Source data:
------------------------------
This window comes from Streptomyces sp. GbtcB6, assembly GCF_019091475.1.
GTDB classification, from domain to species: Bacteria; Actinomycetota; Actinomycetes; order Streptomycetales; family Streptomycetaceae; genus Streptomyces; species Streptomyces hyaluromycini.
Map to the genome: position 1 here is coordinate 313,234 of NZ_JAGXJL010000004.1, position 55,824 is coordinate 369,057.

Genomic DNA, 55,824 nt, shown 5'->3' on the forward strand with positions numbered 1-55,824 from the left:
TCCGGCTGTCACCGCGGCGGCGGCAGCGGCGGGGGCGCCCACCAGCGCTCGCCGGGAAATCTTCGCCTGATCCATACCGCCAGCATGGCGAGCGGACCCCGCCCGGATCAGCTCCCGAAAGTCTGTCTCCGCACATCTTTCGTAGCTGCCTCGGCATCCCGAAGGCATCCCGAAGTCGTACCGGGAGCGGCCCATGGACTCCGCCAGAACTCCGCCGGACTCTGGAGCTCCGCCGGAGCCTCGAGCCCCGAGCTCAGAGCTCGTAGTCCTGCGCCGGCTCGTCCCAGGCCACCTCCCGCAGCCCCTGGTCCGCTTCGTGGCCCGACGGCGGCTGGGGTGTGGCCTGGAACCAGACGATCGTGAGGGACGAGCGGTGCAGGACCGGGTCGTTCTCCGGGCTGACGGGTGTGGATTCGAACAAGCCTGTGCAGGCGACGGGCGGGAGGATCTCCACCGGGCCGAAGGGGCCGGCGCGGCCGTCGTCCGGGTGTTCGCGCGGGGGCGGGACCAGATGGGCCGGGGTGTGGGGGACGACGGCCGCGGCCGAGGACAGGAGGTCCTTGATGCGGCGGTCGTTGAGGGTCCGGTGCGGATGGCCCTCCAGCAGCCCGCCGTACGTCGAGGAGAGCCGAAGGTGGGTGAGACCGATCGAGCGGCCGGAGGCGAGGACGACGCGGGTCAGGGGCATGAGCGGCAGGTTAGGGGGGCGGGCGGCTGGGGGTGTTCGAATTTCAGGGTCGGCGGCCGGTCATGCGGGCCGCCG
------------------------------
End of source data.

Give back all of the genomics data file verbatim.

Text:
This window comes from Streptomyces sp. GbtcB6, assembly GCF_019091475.1.
GTDB classification, from domain to species: Bacteria; Actinomycetota; Actinomycetes; order Streptomycetales; family Streptomycetaceae; genus Streptomyces; species Streptomyces hyaluromycini.
Map to the genome: position 1 here is coordinate 313,234 of NZ_JAGXJL010000004.1, position 55,824 is coordinate 369,057.

Genomic DNA, 55,824 nt, shown 5'->3' on the forward strand with positions numbered 1-55,824 from the left:
TCCGGCTGTCACCGCGGCGGCGGCAGCGGCGGGGGCGCCCACCAGCGCTCGCCGGGAAATCTTCGCCTGATCCATACCGCCAGCATGGCGAGCGGACCCCGCCCGGATCAGCTCCCGAAAGTCTGTCTCCGCACATCTTTCGTAGCTGCCTCGGCATCCCGAAGGCATCCCGAAGTCGTACCGGGAGCGGCCCATGGACTCCGCCAGAACTCCGCCGGACTCTGGAGCTCCGCCGGAGCCTCGAGCCCCGAGCTCAGAGCTCGTAGTCCTGCGCCGGCTCGTCCCAGGCCACCTCCCGCAGCCCCTGGTCCGCTTCGTGGCCCGACGGCGGCTGGGGTGTGGCCTGGAACCAGACGATCGTGAGGGACGAGCGGTGCAGGACCGGGTCGTTCTCCGGGCTGACGGGTGTGGATTCGAACAAGCCTGTGCAGGCGACGGGCGGGAGGATCTCCACCGGGCCGAAGGGGCCGGCGCGGCCGTCGTCCGGGTGTTCGCGCGGGGGCGGGACCAGATGGGCCGGGGTGTGGGGGACGACGGCCGCGGCCGAGGACAGGAGGTCCTTGATGCGGCGGTCGTTGAGGGTCCGGTGCGGATGGCCCTCCAGCAGCCCGCCGTACGTCGAGGAGAGCCGAAGGTGGGTGAGACCGATCGAGCGGCCGGAGGCGAGGACGACGCGGGTCAGGGGCATGAGCGGCAGGTTAGGGGGGCGGGCGGCTGGGGGTGTTCGAATTTCAGGGTCGGCGGCCGGTCATGCGGGCCGCCG